Got a Logitech G305, just a basic productivity/gaming mouse, long battery life from a single AA, can work BT or comes with a USB dongle (what I'm currently using), lots of different DPI modes, etc. Pretty happy with it, might try a couple of others, but I didn't want LED, short charging life, etc., so that eliminates a lot of choices. Right now, I'm using the integrated KB and an inexpensive "gaming keyboard" the daughter bought a while back, it's very colorful :D It's OK for now, I'll almost definitely go mechanical, heck, I'd buy another Das Pro 4 (like my Mac KB), but no backlight, and their PC backlit options are missing the media wheel - I've grown to really like the ability to dial in the volume (including quickly turning it all the way down). I see a lot of the higher end KBs have a media roller type thing, which seems like what I want, but they're all a little spendy because they're gaming focused.

OK, I think I need to move the Mini to the other desk, get this new machine in its full production setup, I can just bounce between desks till things are sorted out.
 

DT

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OK, tried two KBs, wanted mechanical, my KB for my Mac Mini for the last few years has been a Das 4 Pro (for Mac). Terrific, solid, often bummed it's not backlit, USB hub is handy, love the media/volume wheel (side note: they just released brand new keyboard for Mac, its' not backlit again).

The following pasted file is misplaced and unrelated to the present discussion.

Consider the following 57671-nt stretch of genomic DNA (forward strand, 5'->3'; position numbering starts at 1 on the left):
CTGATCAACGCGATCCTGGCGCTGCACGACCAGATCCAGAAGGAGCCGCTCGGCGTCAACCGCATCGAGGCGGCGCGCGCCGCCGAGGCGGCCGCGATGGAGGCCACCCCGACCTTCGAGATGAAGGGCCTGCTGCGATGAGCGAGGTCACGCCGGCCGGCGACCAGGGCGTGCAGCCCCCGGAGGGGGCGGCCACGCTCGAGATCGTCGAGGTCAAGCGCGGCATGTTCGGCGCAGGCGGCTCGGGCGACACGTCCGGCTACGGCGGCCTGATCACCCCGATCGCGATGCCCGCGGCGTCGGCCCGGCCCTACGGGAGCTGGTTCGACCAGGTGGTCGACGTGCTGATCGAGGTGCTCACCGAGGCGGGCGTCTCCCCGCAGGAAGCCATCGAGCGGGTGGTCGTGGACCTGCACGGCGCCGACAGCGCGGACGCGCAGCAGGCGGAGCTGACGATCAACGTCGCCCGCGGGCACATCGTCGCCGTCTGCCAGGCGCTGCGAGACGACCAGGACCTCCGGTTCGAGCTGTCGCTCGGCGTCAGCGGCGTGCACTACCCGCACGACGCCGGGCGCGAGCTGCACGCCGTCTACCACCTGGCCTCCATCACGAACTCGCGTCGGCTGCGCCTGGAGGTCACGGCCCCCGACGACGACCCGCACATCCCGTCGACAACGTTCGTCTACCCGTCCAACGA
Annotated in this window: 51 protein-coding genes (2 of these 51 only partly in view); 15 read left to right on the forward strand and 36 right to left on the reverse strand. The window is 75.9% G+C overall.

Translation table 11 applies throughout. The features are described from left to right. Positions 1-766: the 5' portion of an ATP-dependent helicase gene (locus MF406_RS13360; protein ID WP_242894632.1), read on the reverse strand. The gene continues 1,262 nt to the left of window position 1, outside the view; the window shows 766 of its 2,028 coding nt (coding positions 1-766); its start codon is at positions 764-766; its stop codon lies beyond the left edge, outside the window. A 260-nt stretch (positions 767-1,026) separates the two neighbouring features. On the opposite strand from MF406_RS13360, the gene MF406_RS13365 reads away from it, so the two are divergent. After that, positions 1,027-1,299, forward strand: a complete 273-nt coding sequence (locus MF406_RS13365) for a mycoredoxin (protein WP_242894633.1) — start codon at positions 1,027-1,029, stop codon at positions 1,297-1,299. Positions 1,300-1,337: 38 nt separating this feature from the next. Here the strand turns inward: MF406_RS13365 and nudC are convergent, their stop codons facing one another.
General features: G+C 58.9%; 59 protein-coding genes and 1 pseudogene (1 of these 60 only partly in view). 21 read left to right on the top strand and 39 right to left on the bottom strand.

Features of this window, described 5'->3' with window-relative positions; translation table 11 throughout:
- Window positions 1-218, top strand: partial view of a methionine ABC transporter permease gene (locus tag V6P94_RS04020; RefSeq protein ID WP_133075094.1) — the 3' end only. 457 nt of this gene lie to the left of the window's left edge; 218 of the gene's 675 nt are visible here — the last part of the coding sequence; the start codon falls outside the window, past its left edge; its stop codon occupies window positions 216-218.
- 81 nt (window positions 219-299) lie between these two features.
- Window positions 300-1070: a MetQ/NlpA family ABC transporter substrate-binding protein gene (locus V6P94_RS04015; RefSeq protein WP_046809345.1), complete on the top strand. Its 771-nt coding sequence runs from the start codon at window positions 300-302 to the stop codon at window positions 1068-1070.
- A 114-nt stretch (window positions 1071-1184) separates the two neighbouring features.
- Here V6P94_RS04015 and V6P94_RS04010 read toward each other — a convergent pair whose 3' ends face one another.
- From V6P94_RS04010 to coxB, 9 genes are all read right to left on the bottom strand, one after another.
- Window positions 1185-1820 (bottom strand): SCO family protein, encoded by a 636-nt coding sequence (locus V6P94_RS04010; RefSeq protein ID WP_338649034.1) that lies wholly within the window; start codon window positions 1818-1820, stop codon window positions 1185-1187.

I figured I'd look at some "gamer" options just because they're full featured, and have some neat options. Most of these are also RGB/LED, which can be cool for just general backlighting (and having endless color configs). I was pretty sure I wasn't going to go wireless, it would be easier with the notebook (i.e., no issue if you're wireless KB doesn't connect, since you have a backup :D)

After reading about the Corsair products, I was pretty set on trying one out. Went with the K70 RGB, it's full size, fully programmable, wired, has a volume "wheel" (most of these are really what I'd call a "roller"), millions of colors with discrete control (the pretty nice iCue app), metal frame, and big huge Cherry switched keys.